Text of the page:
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REP returns to stage with a postmodern, woke spin on ‘Carousel’

By SCOTT GARCEAU, The Philippine STAR Published Oct 17, 2022 5:00 am

When you think of Rodgers and Hammerstein’s Carousel, you probably think of a musical with country porches and county fairs and great songs. But being declared “the greatest musical of the 20th century” (by Time magazine) doesn’t necessarily mean you pass the sniff test in 2022.

With Repertory Philippines’ first return to the live stage after the pandemic, they present Rodgers and Hammerstein’s classic post-war musical, but in a very new light. Post-modern. Woke, you could say. 

A shot from the video promoting upcoming Rep revival of Carousel.

At the same time, the production — which was in preparation in early 2020, just before the two-and-a-half-year COVID blip took place — has had to grapple with what everyone’s gone through. Isolation and mortality. Soul-searching.

“With this revival, which is very different from the 2020 version, it’s a Carousel that we know, but also a Carousel that we don’t, and maybe we can present a vision for theater in terms of how it’s created post-pandemic,” says first-time Rep director Christopher (“Toff”) De Venecia, known for staging musicals with The Sandbox Collective, but also as a congressman for the 4th District of Pangasinan and as author of the Republic Act 11904 or the Philippine Creative Industries Development Act, meant to bolster the country’s art infrastructure after a punishing pandemic. “I mean, we’re shut for two and a half years, right? So you don’t go back to your thing with ‘business as usual.’”

Karylle Tatlonghari as Julie Jordan

In a way, it’s an opportunity to draw things up from scratch. As presented at Tanghalang Ignacio Gimenez, also know as the CCP Black Box Theater, and opening Nov. 26, “This is a musical that normally you would see in a proscenium stage with set pieces and costumes and choreography — all of these ingredients that create this alchemy of a romantic Carousel. All of those bells and whistles now? Gone,” he says. In its place, a promise of Brutalist sets, a smaller cast, and perhaps a more reflective piece than Carousel audiences may be used to.

Together with a superb cast, I think Carousel will prove to be a fitting and triumphant return to the stage for Repertory Philippines.

“Basically, we’re returning to the text and the space and infusing it with intention,” Toff says at a press preview event at Makati Garden Club. “We take inspiration from Brecht, and his empty space, and trust that if you infuse something with intention and energy, something will happen.”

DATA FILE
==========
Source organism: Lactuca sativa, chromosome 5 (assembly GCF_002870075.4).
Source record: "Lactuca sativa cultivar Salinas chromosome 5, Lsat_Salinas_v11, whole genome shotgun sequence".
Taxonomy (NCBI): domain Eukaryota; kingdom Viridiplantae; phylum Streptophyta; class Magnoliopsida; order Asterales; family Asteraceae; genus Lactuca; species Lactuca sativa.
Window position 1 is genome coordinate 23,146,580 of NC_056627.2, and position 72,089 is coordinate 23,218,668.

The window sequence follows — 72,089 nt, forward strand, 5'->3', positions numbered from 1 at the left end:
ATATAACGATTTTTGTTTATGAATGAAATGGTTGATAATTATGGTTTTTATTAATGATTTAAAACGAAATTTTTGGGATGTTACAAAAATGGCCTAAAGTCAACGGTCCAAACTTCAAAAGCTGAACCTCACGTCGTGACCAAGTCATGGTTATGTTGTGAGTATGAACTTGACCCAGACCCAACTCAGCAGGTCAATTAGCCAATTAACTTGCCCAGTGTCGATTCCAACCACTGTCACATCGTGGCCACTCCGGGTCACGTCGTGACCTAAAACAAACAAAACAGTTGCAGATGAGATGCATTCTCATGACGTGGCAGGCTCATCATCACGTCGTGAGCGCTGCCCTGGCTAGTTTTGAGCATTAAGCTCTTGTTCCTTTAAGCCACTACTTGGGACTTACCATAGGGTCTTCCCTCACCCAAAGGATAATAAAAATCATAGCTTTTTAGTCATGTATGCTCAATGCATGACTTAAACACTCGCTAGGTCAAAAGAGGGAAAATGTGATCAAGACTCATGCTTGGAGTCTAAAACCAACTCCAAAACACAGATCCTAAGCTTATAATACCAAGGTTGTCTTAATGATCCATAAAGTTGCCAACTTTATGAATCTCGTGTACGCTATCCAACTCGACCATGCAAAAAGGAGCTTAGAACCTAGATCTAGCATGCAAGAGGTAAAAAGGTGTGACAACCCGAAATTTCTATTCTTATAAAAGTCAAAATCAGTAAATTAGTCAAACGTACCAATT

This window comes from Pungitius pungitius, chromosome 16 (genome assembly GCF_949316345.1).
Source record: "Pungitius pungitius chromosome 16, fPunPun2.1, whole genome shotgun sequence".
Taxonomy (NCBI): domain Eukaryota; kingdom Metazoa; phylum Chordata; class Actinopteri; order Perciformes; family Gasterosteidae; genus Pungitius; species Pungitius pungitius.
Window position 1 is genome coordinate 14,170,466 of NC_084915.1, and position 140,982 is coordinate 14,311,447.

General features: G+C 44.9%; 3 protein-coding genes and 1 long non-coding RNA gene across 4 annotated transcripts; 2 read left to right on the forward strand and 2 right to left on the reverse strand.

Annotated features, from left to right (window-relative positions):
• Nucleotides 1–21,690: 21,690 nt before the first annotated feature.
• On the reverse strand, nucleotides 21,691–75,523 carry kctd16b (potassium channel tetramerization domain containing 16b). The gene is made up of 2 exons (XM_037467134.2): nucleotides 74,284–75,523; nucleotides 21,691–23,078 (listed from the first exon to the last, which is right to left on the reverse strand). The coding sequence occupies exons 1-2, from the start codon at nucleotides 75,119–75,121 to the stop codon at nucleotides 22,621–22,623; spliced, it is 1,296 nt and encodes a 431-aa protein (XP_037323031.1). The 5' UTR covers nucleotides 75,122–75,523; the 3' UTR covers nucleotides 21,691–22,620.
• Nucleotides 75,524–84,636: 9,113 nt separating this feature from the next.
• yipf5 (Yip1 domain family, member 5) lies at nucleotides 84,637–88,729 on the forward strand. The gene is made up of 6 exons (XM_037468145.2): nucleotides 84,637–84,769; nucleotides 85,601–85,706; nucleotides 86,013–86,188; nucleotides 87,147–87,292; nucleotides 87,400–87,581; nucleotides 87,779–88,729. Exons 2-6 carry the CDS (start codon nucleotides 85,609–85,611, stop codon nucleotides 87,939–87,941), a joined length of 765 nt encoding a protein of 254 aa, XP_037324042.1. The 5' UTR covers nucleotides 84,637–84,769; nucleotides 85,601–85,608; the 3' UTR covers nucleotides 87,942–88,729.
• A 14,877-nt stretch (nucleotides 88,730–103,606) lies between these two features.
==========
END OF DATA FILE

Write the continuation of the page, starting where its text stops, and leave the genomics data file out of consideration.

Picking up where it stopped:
Gian Magdangal as Billy Bigelow

One thing that has not aged well in Carousel is its almost fatalistic view of domestic abuse and violence. The casual way it’s treated in the original text is as dissonant to modern ears as the Phil Spector-penned ’60s pop hit, He Hit Me (And It Felt Like a Kiss) sung by The Crystals.

Mikkie Bradshaw-Volante as Carrie Pipperidge

“There’s this real fault in the text, which I didn’t realize was faulty until revisiting it again decades later,” the director says. “If you see previous stagings of this show, there’s always this harkening to romanticism and grandiosity, which glosses over all of these things that you can no longer ignore at this point. And of course, where we are now, there are adjustments in terms of our views on violence, misogyny.” So to take on Carousel in 2022, “I felt the necessity to be able to address all of these landmines that are sort of in the text of the show.”

Since Toff has declared the text to be “sacred,” it will be interesting to see how this aspect of Carousel will be altered or updated.

Lorenz Martinez as Enoch Snow

What has not changed is the quality of the songs, in what Toff calls “the closest thing to an operetta” that Richard Rodgers and Oscar Hammerstein II created. We got a preview of two numbers from stellar lead cast members Gian Magdangal (playing Billy) and singer, actor and OPM royalty Karylle Tatlonghari (as Julie), who are both joining a Rep production for the first time and gave us a stirring If I Loved You; and Rep stalwarts Loy Martinez (Enoch) and Mikkie Bradshaw-Volante (Carrie), who did an upbeat When the Children Are Asleep.

Carousel director Toff De Venecia

Repertory Philippines artistic director Liesl Batucan-Del Rosario, growing emotional as she announced a return to the stage this November, praised the cast and director as “the crème de la crème of Philippine theater in directing and acting, and Repertory Philippines is blessed to have all of you.” She added, “Toff is brilliant, and his brilliance is exceeded only by his heart and his generous, overflowing spirit of creativity and love.”

Repertory Philippines artistic director Liesl Batucan-Del Rosario

“We are all thrilled with how Toff has executed his bold, brave vision of Carousel for the current generation of theatergoers,” adds Rep president and CEO Mindy Perez Rubio. “Together with a superb cast, I think Carousel will prove to be a fitting and triumphant return to the stage for Repertory Philippines.”

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With songs like June is Bustin’ Out All Over and You’ll Never Walk Alone, and a message about the transcendence of hope and love, this Broadway landmark is sure to be a hit, all over again.

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Catch Carousel from Nov. 26 to Dec. 18 at the CCP Tanghalang Ignacio Gimenez.

Tickets are available through the CCP Box Office, TicketWorld and SM Tickets. Ticket prices are P3,000 for Rows 1 and 2, P2,500 for Row 3, P2,000 for Row 4, P1,500 for Row 5, and P1,000 for Row 6.

Log on to www.repertoryphilippines.ph, like and follow Repertory Philippines on Facebook and Instagram. Educators and school representatives who are interested in the show can email [email protected].